the client disclosed her issues and you adopted a non-judgmental approach
throughout.” By demonstrating such behaviour, I promoted respect towards the
client without making any judgement towards what she was saying. Looking at the
Abraham’s Maslow hierarchy of needs at the fourth level is the need for
appreciation and respect. When the needs at the bottom three levels have been
satisfied, the esteem needs begin to play a more prominent role in motivating behaviour
(Cherry, 2017). In other words what this is trying to say is that when we feel
respected and appreciated, we feel more motivated in our lives. In this case,
the client felt appreciated and respected which has motivated her to open up
about the issues and difficulties and freely talk to me about them. Before we
have done our final rule in the role play assignment, we had a few practice
runs which have helped us become familiar with the structure of the assignment
and what we will be assessed on. I have looked back at the assessment criteria
to ensure that I’m covering all the key points that the tutor will be looking
at to asses us which has helped me to achieve the high marks. Our group has
been prepared a few days before the final assessment so that we would have an
idea of what we are supposed to say. This has helped us to make the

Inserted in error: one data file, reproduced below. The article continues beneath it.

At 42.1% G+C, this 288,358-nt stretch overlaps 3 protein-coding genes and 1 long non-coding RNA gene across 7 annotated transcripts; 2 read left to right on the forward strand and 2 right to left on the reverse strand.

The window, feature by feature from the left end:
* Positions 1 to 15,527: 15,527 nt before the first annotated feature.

conversation going and to achieve all the marking criteria as we have analysed
it thoroughly before we went to do our assessment.

In
a health and social care environment it is important to follow the Codes of
Practice for health and social care workers and get familiar with legislations
and policies that are valued in that working profession. One of the codes of
practice that any health and social care worker should look at is respecting
and treating each person as an individual. This specific code of practice has
guided professional practice in our role play as at the start I have shook
hands with the client and ensured that she’s feeling welcome (General Social Care
Council, 2010, pp.6-11). Another code of practice that has been incorporated to
our role play assignment was making share that we inform the client about the
confidentiality so whatever the client was talking about, it was kept safe and
confidential (Skills For Care, 2013, p.2). The Data Protection Act (1998)
highlights the importance of using data lawfully which includes using data for
only specifically stated purposes which in this case was to gather information
about the client and her issues and to make sure the data is kept safe and
secure and it’s not being transferred outside the European area. This
legislation act has promoted safety to the client and myself as everything that
has been said in the session was securely kept inside a folder and it wasn’t
shared with anyone else. According to Health and Safety Act (1974) under the
subject 5 of building regulations it stated that it should be an open space within
the buildings and the natural lighting and ventilation within the buildings.
This has been guided throughout our role play practice as the lighting was
suitable in the room and there was enough space for the client to feel
comfortable without being too cold or too warm. From this experience I have
learnt that when giving a person your full attention, you are more likely to
have an effective conversation that would lead to a positive solution such as
helping the client’s condition.